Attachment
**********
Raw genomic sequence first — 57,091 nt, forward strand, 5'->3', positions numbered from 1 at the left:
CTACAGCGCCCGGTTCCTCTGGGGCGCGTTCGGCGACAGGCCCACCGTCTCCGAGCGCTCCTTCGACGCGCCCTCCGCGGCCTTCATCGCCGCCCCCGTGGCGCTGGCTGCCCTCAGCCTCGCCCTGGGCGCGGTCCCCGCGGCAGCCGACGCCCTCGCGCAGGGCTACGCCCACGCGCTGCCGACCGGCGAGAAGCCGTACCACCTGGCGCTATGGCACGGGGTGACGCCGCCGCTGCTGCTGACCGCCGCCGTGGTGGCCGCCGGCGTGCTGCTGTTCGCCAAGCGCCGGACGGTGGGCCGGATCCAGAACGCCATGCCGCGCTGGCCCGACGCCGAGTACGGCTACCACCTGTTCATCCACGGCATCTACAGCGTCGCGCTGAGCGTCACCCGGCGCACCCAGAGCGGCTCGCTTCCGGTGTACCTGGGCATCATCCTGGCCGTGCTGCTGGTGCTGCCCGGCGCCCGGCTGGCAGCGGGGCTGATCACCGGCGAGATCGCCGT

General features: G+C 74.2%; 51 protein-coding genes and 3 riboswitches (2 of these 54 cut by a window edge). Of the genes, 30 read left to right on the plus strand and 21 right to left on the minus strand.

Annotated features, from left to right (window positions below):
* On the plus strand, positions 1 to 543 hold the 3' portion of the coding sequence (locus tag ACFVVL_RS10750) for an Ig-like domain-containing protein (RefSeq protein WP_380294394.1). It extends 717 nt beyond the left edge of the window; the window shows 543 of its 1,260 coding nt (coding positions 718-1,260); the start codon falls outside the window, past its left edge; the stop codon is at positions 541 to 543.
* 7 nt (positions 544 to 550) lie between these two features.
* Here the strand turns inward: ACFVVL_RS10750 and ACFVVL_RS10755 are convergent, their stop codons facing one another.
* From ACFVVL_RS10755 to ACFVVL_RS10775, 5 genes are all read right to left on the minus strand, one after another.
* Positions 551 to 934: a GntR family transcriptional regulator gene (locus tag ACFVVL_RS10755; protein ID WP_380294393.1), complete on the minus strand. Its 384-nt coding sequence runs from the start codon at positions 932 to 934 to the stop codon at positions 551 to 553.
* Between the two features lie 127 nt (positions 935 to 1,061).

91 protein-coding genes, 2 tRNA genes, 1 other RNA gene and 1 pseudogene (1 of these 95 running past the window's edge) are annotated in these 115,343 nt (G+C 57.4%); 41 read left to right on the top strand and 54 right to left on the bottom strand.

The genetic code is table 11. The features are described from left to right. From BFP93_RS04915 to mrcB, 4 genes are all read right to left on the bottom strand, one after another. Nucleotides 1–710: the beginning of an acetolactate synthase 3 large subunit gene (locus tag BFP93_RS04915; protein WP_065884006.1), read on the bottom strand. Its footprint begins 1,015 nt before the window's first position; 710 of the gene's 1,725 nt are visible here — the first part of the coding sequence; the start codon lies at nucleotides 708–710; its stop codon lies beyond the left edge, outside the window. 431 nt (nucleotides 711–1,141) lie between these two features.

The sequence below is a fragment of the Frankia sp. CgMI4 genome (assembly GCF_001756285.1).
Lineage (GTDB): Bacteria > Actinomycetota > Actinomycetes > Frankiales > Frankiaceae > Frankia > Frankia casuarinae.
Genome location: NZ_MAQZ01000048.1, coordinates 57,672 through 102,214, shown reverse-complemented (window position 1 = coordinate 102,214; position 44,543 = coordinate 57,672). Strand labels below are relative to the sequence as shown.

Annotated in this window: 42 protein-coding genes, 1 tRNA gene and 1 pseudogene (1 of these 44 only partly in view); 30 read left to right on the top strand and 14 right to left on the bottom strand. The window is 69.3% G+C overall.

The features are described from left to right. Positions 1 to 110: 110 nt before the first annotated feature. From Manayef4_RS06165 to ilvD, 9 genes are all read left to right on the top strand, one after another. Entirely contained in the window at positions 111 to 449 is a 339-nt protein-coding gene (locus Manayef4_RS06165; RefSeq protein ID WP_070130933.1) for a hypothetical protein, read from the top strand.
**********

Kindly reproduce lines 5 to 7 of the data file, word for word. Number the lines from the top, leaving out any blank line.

* On the plus strand, positions 1 to 543 hold the 3' portion of the coding sequence (locus tag ACFVVL_RS10750) for an Ig-like domain-containing protein (RefSeq protein WP_380294394.1). It extends 717 nt beyond the left edge of the window; the window shows 543 of its 1,260 coding nt (coding positions 718-1,260); the start codon falls outside the window, past its left edge; the stop codon is at positions 541 to 543.
* 7 nt (positions 544 to 550) lie between these two features.
* Here the strand turns inward: ACFVVL_RS10750 and ACFVVL_RS10755 are convergent, their stop codons facing one another.